Some time ago, I had a thought about my favourite author: there is an Agatha Christie story for every season. I thought about Death on the Nile and Evil under the Sun for summer, Sittaford Mystery and Murder on the Orient Express, as well as the play Mousetrap, for winter. Autumn being, of course, as the proper time for mysteries, a no brainer. (Plus the gothic/supernatural/horror stories she wrote that are not as well known as her mysteries–she was a versatile writer, make no mistake about that.) Then there are the seasonal novels Hercule Poirot’s Christmas and Halloween Party. But I struggled to think of a story for spring; nothing immediately came to mind.
In recent years, Agatha’s estate have been releasing collections of short stories based on a theme. We’ve had Midwinter Murder and Midsummer Mysteries. And now they published a new one, and guess what! Meet Sinister Spring.
I bought it and did some still life photos of it, as usual.
I hope you’re having a good spring and that if it’s sinister, it’s only in fiction.
I didn’t go to Manderley but I did buy this gorgeous edition.
I’m mostly a Kindle and audiobooks person, but I do like to have my faves in physical form, preferably in hardback. I grabbed this on my recent visit to Waterstones–although it’s not brand new as the book’s 80th anniversary was in 2018. I only had it in paperback previously, with a not very impressive cover. I’m so glad I got it, I could finally take a nice picture of it and post it here, in the seven and a half years I’ve been running this blog, it’s long overdue!
Daphne du Maurier fascinates me, and the character of Rebecca de Winter also fascinates me. A dead woman dominating the narrative like that must have been quite a personality. I approach Rebecca the same way I do Jane Eyre–how do we know that Maxim is telling the whole truth? In addition to the second Mrs de Winter being a biased narrator herself.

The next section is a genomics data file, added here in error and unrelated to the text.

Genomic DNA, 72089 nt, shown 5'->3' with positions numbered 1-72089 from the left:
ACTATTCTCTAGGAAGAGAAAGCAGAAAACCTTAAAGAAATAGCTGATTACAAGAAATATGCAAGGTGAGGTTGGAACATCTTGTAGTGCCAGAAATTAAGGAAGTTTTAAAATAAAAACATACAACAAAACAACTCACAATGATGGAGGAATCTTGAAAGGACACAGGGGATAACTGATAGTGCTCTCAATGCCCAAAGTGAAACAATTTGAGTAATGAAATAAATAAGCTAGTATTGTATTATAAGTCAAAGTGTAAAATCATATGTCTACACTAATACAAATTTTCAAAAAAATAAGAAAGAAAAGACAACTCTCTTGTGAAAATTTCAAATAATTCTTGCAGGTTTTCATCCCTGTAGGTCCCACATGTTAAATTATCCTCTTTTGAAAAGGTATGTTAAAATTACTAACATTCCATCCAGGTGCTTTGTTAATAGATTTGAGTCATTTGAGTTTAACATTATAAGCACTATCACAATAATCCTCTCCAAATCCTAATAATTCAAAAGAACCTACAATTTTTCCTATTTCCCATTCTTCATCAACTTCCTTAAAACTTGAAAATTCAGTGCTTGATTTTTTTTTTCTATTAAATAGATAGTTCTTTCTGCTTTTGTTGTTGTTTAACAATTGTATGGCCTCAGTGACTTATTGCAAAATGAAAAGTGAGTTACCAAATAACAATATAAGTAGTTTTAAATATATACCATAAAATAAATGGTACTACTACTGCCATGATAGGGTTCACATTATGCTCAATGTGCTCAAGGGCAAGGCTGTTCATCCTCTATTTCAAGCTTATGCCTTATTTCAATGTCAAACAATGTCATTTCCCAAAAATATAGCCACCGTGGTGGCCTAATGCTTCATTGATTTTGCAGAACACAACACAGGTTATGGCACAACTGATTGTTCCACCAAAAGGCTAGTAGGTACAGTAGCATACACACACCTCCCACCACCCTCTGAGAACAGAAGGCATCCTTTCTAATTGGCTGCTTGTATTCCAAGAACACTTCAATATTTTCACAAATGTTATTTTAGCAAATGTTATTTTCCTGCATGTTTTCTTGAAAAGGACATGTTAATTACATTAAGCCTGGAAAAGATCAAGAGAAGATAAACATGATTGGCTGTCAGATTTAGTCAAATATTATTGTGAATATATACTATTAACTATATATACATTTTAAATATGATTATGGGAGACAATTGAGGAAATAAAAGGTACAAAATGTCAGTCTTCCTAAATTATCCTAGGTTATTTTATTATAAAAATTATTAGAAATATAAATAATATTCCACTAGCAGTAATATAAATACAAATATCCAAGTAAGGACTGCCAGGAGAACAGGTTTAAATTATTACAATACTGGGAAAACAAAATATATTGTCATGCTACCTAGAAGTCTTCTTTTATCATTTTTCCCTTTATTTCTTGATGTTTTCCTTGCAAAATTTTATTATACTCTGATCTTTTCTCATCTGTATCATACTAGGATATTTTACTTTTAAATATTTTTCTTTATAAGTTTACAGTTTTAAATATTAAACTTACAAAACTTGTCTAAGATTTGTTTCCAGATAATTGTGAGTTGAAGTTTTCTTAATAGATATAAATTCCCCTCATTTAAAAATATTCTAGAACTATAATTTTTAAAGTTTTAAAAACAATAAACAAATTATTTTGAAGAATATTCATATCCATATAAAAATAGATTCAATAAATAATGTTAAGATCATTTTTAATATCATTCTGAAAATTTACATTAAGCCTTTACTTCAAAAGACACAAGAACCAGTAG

The second Mrs de Winter is a character I relate to more than any other fictional character. Or my younger self at least; I’m Maxim’s age now and hopefully more confident. But it’s amazing how Daphne depicted social anxiety so well, it’s pretty much textbook, without realising she did so.
Maxim de Winter makes me feel conflicted because I can’t decide whether I want to 1. throw things at him or 2. throw him against the wall.
So, that’s my thoughts on Rebecca. Anyone else a fan?
This weekend’s Weekly Prompts Challenge is a colour challenge and the colour is pinkish. Colour challenges are the ones I most like to participate in, so I dug through my archives, as pink definitely features in my collections.
One of my dearest books in the whole world, of course. Pink was Anne’s favourite colour, but she felt she couldn’t wear it because of her red hair. (Also for some reason, looking at the teapot on the cover reminds me of Mrs Potts of Beauty and the Beast, voiced by the absolute legend that was Angela Lansbury, whom we recently lost…)
Anne was also a fan of pink roses.
The only real roses are the pink ones. They are the flowers of love and faith.
Anne of the Island
She says this as she ties the ribbon around Diana’s bouquet on Diana’s wedding day.
It was this one time it occurred to me–I wonder if a Lego wheelbarrow exists? So I ask my friend Google, as you do, and found out that it, indeed does. I like wheelbarrows and I like Lego, so you can imagine how pleased I was to discover this!
It comes with a shovel, hoe, two plants (the one in lower left corner that are out of focus) and a gardener, of course. I named him Herbert.
The place I got this gem from is One More Brick. Have a look, the stuff they sell is absolutely hilarious, in fact I made another purchase–but that’s for the next post!